Shaikh Ayaz writes in his autobiography that after the creation of Pakistan he was appointed as the Vice President of the Progressive Writers Association; he was the only Sindhi and the reason for the appointment at this position was that he could write a lot better than those writers whose language was Urdu.

Very few people know about Shaikh Ayaz that he began his poetry with Urdu. His very first poetic collection Boo-e-Gul Naala-e-Dil (Fragrant Flower Crying Heart) was in Urdu. When he was a Matriculation student, he knew the whole of Divan-e-Ghalib by heart. He also had a grasp upon Farsi.

He never maintained prejudice of language in poetry, and not only translated the poetry of Shah Abdul Latif Bhittai Shah Jo Risalo into Urdu, but also translated many verses of Sachal Sarmast and ‘Sami’, the Hindu Sufi poet of Sindh.

It is really sad that the custodians of the ‘national literature’ of Pakistan never gave Shaikh Ayaz any importance in his lifetime but despite this, he kept writing in Urdu. His last Urdu collection is titled Neel Kanth aur Neem ke Patte (Blue Jay and Neem Leaves).

Inclination towards religion

The last days of Shaikh Ayaz – a supporter of socialism, understood to be a symbol of political resistance – were inclined towards religion. Like Faiz Ahmad Faiz and Jalib, he too wrote prayers. In his collection Sanjhi Samand Sapoon (Dusk, Sea and Shells) which was published a year before his death, he writes, “I thought a lot upon Man, the universe, human values and fate in the hospital room and after disappointment with socialism my inclination towards religion was compulsory, but despite being engrossed in the idea of God, I do not have hatred of anybody.”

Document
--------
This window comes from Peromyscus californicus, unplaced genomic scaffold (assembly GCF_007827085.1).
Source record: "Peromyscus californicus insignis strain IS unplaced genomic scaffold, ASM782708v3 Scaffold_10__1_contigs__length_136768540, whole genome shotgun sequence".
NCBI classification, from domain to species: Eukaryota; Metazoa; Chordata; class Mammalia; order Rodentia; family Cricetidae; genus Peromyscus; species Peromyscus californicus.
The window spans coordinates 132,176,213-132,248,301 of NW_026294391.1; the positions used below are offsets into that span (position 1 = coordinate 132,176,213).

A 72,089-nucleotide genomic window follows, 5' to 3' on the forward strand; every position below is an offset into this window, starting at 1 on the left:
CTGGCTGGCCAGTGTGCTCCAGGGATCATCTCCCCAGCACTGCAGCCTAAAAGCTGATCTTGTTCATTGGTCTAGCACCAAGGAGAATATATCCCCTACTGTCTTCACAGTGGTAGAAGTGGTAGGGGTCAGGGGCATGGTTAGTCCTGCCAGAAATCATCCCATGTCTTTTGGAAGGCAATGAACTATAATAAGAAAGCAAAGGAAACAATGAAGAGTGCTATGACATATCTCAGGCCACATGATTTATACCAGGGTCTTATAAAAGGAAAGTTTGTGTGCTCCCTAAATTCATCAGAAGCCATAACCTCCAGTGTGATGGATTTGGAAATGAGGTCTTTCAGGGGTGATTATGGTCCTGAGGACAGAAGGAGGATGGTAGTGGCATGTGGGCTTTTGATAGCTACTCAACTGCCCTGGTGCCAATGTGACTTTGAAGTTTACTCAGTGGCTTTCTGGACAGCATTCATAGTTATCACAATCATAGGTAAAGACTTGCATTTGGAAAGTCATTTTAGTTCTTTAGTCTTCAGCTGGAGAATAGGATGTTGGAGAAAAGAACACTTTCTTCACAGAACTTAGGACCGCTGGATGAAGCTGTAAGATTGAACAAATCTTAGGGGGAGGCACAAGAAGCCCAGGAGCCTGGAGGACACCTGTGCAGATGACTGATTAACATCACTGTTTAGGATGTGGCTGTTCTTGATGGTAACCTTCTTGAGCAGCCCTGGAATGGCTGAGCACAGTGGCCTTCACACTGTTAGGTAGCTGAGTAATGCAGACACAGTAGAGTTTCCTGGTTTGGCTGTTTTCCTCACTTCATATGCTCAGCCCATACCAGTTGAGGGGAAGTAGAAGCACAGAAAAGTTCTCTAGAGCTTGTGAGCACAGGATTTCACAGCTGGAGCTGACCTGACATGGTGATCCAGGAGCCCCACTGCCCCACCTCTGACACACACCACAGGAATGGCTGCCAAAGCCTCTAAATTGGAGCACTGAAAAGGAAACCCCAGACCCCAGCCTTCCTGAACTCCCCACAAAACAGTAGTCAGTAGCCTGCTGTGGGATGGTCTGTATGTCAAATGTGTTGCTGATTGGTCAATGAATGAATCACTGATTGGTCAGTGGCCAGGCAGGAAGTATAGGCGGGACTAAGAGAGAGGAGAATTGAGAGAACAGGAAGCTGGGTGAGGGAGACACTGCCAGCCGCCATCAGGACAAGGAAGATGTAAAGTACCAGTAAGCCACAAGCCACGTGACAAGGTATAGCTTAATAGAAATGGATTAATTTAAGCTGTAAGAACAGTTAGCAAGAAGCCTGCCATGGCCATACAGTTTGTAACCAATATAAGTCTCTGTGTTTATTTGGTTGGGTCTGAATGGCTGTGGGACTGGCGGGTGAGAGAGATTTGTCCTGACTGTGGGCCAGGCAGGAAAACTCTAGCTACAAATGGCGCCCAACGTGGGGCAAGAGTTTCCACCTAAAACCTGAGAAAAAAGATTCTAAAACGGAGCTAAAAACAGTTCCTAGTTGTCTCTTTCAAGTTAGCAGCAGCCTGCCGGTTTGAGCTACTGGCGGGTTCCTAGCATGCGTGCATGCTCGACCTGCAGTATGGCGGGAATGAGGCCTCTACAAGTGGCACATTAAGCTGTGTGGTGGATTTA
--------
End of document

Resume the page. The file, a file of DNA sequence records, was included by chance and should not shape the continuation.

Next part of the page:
According to Shaikh Ayaz, “It is apparent from the book of prayers that I have kept the whole human self in mind while writing prayer. My songs do not have association with any type of right-wing nor have I joined in any type of such party and have no intention of doing so. Actually I have renounced politics for good and understand that the political association of poetry proves to be suicide.”

Imprint over younger generations

Shaikh Ayaz gave diction, images, style, themes, manner of writing and mental scenography to Sindhi language and poetry. He is a source of encouragement for the youth of Sindh even today.

The new writers of Sindh appear to be more influenced by Shaikh Ayaz than Shah Latif. In fact, Ayaz had an idea of this, therefore he had written that “Whatever poetry will be written in Sindh after me will be like when the sugarcane crop is cut, another crop emerges from its root.”

I would like to end with some beautiful verses from Shaikh Ayaz mentioned on the back cover of Alvi’s translated volume which exemplifies the defiance of Ayaz the poet:

“Baghi hoon main baghi tera ae maghroor samaj!

 Khoon ke akhri qatre tak main laroonga tere saath

Jis ka raasta takte takte beeti raat Ayaz

Ayega voh ayega kab ishq ne khai maat”

(O arrogant society, I am your rebel

Till the last drop of blood will I fight with you my duel

Waiting for whom the night passed Ayaz

He will come, victorious love will make him compel) 

All translations are by the writer. Raza Naeem is a Pakistani social scientist, book critic and award-winning translator and dramatic reader, currently based in Lahore, where he is also the president of the Progressive Writers Association. He can be reached at

Raza Naeem is a Pakistani social scientist, book critic and award-winning translator and dramatic reader based in Lahore, where he is also the president of the Progressive Writers Association. He can be reached via email: and on Twitter: @raza_naeem1979